Sunday, August 23, 2009

The Art of Learning

A quick and compelling read. I gobbled this book up one day last summer.

My pal Bruce Gibbs loaned me a copy of The Art of Learning by Josh Waitzkin. You may know something about Josh; he was the subject of a book and movie about a chess prodigy written by his father, Searching for Bobby Fischer. After his achievements in the world of chess, he turned his attention to Tai Chi Chuan earning the title of world champion.

In this book Josh reflects on what is required to achieve at the highest levels. His thinking is a fertile blend of western determination and eastern mysticism. This list of the titles of his chapters suggest the flavor of the book: "Losing to Win," "The Downward Spiral," "Beginner's Mind," "Making Smaller Circles" "Using Adversity," "Slowing Down Time," "The Illusion of the Mystical," "Searching for the Zone."

Waitzkin aptly describes what it feels like to lose oneself in the zone and merge with the activity at hand. Some passages in this book read as if written by Zen master Dogen; other passages read more like self-help books that fill bookstores these days. Waitzkin offers suggestions about how to travel into "The Zone."

He emphasizes living in the moment. Here's Josh to speaking for himself:

We don't live within a Hollywood screenplay where the crescendo erupts just when we want it to, and more often than not the climactic moments in our lives will follow many unclimactic normal, humdrum hours, days, weeks, or years. So how do we step up when our moment suddenly arises?

My answer is to define the question Not only do we have to be good at waiting, we have to love it. Because waiting is not waiting, it is life. Too many of us live without fully engaging our minds, waiting for that moment when our real lives begin Years pass in boredom, but that is okay becuase when our true love comes around, or we discover our real calling, we will begin. Of course the sad truth is that if we are not present to the moment, our true love could come and go and we wouldn't even notice. And we will have become someone other than the you or I who would be able to embrace it. I believe an appreciation for simplicity, the everyday—the ability to dive deeply into the banal and discover life's hidden richness—is where success, let alone happiness, emerges.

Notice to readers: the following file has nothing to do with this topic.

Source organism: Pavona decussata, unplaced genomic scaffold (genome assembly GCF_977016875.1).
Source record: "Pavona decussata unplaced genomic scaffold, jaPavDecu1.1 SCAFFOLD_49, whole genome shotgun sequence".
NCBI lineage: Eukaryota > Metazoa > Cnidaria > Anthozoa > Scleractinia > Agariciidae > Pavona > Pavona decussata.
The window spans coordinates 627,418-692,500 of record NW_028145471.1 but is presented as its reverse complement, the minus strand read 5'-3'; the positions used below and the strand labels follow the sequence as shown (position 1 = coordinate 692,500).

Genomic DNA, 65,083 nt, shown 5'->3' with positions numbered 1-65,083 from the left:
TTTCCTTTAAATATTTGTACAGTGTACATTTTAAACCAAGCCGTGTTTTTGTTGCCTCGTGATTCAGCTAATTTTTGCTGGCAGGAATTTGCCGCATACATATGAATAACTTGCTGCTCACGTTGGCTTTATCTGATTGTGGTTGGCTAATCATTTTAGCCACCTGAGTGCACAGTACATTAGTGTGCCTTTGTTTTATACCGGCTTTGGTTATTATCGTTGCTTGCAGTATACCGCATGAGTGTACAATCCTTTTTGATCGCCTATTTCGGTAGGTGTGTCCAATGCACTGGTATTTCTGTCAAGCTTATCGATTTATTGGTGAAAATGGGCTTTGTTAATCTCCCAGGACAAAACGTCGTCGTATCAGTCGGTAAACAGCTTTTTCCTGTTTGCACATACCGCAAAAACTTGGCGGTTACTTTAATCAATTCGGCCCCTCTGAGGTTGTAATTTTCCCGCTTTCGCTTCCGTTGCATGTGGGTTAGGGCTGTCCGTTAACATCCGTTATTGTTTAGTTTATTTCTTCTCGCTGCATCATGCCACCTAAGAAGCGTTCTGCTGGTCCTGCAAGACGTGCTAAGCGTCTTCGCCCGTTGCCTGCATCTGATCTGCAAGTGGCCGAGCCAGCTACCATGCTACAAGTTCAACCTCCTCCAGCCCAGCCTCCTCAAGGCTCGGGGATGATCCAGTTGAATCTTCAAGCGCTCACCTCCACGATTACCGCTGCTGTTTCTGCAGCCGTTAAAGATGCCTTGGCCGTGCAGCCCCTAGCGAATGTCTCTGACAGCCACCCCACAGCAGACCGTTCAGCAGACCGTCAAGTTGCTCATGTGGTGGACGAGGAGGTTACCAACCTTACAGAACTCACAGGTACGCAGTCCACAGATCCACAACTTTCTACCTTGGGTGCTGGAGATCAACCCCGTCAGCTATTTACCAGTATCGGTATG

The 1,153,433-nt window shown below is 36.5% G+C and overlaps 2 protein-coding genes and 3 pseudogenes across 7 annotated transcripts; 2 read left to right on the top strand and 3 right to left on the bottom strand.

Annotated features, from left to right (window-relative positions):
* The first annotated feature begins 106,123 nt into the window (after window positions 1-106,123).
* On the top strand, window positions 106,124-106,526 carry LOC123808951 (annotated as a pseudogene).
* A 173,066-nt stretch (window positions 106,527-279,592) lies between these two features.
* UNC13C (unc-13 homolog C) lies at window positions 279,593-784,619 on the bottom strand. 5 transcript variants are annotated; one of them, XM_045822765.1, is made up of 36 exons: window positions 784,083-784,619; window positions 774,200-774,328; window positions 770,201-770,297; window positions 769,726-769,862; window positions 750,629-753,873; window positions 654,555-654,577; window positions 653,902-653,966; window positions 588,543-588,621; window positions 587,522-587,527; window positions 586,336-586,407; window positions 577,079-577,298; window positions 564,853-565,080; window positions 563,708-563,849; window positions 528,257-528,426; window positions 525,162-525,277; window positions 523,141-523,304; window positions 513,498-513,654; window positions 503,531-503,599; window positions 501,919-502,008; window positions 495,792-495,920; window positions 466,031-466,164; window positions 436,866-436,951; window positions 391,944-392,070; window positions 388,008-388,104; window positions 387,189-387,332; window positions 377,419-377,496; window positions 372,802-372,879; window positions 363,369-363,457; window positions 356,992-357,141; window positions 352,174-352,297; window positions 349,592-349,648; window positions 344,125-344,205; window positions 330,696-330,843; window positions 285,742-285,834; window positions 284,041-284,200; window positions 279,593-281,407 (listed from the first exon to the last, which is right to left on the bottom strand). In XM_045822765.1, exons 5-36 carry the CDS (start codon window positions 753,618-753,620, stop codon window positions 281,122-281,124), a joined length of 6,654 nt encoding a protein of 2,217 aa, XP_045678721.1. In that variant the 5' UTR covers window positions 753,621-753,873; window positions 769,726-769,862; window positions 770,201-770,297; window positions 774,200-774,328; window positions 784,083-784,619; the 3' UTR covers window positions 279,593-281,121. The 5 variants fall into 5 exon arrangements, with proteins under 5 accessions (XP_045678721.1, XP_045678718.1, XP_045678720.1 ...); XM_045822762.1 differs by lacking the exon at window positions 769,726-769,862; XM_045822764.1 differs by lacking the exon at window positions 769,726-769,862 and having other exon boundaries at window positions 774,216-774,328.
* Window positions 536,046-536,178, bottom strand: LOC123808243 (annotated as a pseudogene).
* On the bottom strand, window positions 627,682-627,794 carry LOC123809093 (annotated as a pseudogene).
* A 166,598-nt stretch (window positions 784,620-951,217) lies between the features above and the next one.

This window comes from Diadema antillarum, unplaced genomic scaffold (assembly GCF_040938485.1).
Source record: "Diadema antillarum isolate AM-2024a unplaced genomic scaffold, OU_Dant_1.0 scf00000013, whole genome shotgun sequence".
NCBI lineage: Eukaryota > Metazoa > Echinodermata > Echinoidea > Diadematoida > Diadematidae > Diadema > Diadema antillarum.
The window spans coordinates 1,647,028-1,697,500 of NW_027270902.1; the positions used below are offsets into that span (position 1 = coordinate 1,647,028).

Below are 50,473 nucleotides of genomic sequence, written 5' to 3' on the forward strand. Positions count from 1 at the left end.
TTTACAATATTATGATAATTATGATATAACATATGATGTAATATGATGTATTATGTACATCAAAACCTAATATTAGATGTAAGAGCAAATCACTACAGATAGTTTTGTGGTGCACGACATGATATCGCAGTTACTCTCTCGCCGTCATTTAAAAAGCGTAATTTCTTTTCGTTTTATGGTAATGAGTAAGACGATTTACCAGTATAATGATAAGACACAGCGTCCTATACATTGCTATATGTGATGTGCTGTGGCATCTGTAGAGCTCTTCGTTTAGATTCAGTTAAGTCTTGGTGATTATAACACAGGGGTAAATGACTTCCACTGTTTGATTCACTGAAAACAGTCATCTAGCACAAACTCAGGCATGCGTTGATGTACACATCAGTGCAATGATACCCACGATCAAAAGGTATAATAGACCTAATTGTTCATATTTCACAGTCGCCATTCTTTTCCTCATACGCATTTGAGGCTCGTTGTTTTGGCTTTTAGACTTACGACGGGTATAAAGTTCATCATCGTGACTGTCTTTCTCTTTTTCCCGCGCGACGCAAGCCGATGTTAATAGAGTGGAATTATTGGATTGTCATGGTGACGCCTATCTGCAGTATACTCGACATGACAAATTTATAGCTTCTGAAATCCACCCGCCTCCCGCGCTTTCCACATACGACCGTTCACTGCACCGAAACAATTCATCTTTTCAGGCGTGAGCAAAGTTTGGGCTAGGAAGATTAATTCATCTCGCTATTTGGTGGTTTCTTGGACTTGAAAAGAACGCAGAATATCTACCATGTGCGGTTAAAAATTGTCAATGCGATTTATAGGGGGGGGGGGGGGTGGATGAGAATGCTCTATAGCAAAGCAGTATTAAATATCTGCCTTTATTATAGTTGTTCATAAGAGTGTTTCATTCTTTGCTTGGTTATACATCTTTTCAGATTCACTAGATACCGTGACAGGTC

Finally, for any teachers who might happen to this blog, Waitzkin discusses the distinction between entity and incremental theories of intelligence. Teachers strongly influence their students, and the best ones emphaisize process, effort, and a problem solving style that welcomes setbacks as learning opportunities. Lesser teachers simply praise students, "Way to go! Awesome job! You're so smart!" They don't recognize how their well-intended feedback harms students when their efforts fall short. In this, Waitzkin echoes Alfie Kohn in regard to the corrosive influence that a teacher's praise has upon his students.


Bonnie, Original Art Studio said...

Dan: Thank you, this is just the sort of book I would love - will check it out.

Child psychiatrist Winnicott speaks of creating a holding environment for a child, where the child can follow his/her own process. He is not speaking of the classroom, but one can infer that Winnicott sees excessive praise as interfering with the child's process and ultimately setting the child up to become dependent on praise - or to not see the value in their work if their is no praise. (I am actually thinking of doing a post on Winnicott.)